Lloyds Banking Group’s hunt for a new chairman was underway today following the resignation of Victor Blank.
After a board meeting in the City of London yesterday, Blank announced that he would retire from the part-nationalised bank before its annual meeting next year.
Blank – who said it was “the right time for the group to appoint a new chairman” – has faced criticism over Lloyds’ rescue takeover of Halifax Bank of Scotland last year.
Lloyds will be loss-making this year as a result of soaring bad debts at HBOS, but he defended the deal.
He said: “I will continue working until my successor is appointed to ensure the successful integration of the two banks. This remains – in the medium term - a unique value-enhancing opportunity.”
Alexander P Leitch, who was appointed deputy chairman of Lloyds with immediate effect following the board meeting at Lloyds’ headquarters, said Blank was a “first-class chairman”.
“We are very sad about Sir Victor’s personal decision to retire, although we respect and understand his reasons for it,” he said.
Chief executive Eric Daniels said: “Victor has played a very important role as our chairman during a period of significant change for our company and at a time when there has been unprecedented volatility in the markets.”
Blank’s decision to retire comes amid mounting pressure from investors and doubts over the wisdom of the takeover.
Lloyds was a conservatively run bank known for its strong dividend payouts and risk controls before its fateful decision to rescue ailing HBOS last September.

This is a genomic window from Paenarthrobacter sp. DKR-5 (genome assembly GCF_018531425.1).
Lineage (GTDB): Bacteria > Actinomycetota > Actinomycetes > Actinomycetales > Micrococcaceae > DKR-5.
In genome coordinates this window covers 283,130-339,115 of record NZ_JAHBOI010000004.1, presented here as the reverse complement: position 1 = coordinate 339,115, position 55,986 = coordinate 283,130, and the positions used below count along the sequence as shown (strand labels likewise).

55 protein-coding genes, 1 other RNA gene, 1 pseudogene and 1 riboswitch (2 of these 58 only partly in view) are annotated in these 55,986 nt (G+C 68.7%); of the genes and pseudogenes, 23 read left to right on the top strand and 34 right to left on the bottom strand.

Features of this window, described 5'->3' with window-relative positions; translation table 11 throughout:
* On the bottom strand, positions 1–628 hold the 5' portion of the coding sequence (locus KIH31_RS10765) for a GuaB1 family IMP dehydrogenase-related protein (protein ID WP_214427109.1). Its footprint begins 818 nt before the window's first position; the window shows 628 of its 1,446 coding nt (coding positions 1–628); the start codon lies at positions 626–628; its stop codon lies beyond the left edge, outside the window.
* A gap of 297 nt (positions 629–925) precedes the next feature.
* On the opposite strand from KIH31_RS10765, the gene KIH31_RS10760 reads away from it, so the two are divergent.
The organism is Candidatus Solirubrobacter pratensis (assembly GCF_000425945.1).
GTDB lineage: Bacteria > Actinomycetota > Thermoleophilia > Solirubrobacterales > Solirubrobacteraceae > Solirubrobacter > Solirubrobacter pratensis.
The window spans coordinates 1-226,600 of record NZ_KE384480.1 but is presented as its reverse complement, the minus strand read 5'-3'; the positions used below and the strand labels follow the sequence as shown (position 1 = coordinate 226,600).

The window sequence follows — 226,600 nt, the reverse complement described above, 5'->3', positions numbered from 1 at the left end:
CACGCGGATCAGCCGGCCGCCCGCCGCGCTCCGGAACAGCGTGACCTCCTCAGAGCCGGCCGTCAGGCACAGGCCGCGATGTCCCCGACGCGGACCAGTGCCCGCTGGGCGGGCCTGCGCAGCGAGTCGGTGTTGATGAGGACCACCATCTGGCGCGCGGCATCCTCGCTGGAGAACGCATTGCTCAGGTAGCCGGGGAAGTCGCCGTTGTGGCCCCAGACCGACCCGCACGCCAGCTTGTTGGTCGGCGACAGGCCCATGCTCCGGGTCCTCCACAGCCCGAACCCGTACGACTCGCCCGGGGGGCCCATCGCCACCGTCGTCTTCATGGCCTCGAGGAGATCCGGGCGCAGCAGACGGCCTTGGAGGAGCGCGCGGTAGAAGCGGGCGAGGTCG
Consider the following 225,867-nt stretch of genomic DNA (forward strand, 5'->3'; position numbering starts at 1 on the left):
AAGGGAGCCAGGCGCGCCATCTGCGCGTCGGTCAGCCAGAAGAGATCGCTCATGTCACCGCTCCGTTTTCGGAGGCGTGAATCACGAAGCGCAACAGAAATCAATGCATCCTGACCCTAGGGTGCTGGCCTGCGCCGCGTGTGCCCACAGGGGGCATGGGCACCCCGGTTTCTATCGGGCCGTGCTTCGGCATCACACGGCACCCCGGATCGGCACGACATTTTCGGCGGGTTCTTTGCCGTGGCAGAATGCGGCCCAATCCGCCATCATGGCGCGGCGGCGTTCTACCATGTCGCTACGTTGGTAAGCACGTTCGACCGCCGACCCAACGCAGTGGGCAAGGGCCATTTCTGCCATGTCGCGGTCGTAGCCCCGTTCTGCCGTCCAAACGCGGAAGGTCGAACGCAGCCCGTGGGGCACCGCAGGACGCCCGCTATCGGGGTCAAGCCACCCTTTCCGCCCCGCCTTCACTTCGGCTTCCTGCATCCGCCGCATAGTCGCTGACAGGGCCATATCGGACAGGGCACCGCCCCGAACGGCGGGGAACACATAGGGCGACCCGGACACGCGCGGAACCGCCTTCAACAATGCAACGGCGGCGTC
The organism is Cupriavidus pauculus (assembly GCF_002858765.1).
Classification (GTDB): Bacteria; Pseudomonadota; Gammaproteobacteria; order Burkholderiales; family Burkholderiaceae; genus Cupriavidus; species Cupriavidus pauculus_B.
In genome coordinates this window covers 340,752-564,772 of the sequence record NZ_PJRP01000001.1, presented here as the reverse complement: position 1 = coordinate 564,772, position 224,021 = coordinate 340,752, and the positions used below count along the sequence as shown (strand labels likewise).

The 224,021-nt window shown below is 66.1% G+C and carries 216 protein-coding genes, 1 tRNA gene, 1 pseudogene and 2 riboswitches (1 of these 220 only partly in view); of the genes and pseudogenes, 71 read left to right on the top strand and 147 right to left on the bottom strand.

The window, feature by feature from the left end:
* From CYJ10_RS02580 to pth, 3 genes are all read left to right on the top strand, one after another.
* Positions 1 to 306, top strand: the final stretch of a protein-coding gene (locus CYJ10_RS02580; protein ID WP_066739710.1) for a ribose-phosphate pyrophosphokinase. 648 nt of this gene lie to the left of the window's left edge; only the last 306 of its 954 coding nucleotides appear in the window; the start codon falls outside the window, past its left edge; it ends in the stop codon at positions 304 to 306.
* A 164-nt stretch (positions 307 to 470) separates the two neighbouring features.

The combined group is now 43% owned by the British treasury but this stake could rise as high as 77% under the terms of a deal to put £260bn (€292bn) of toxic debts - mostly from HBOS – into a taxpayer-backed insurance scheme.
Blank – who became chairman in May 2006 and earned £669,000 (€753,000) in salary and benefits in 2008 – would have faced a significant protest vote over his reappointment at the company’s annual meeting in Glasgow next month.
He called the HBOS deal a “unique opportunity” when the takeover was announced last September – days after the collapse of US investment bank Lehman Brothers triggered a near-meltdown of the financial system.
Amid fears for the future of several institutions, British Prime Minister Gordon Brown waved aside competition concerns over the deal – creating a “mega-bank” with about 3,000 branches and nearly a third of the UK mortgage market.
Both Blank and Mr Daniels have argued the merits of the deal should be judged over the long term, but mounting losses in the former HBOS have punished the bank’s shares.
Blank’s decision to step down will ease the pressure on Mr Daniels.
The chief executive told MPs in February that had Lloyds TSB had longer to study the HBOS books, the group would have spent “somewhere around three to five times” longer on due diligence.
In a trading update earlier this month, Lloyds said charges on corporate loans turned sour would be more than 50% higher this year – mainly due to reckless lending practices at HBOS.
HBOS’s losses on corporate loans reached £7bn (€7.87bn) last year – meaning the hit from this business alone is likely to be at least £11bn (€12.4bn).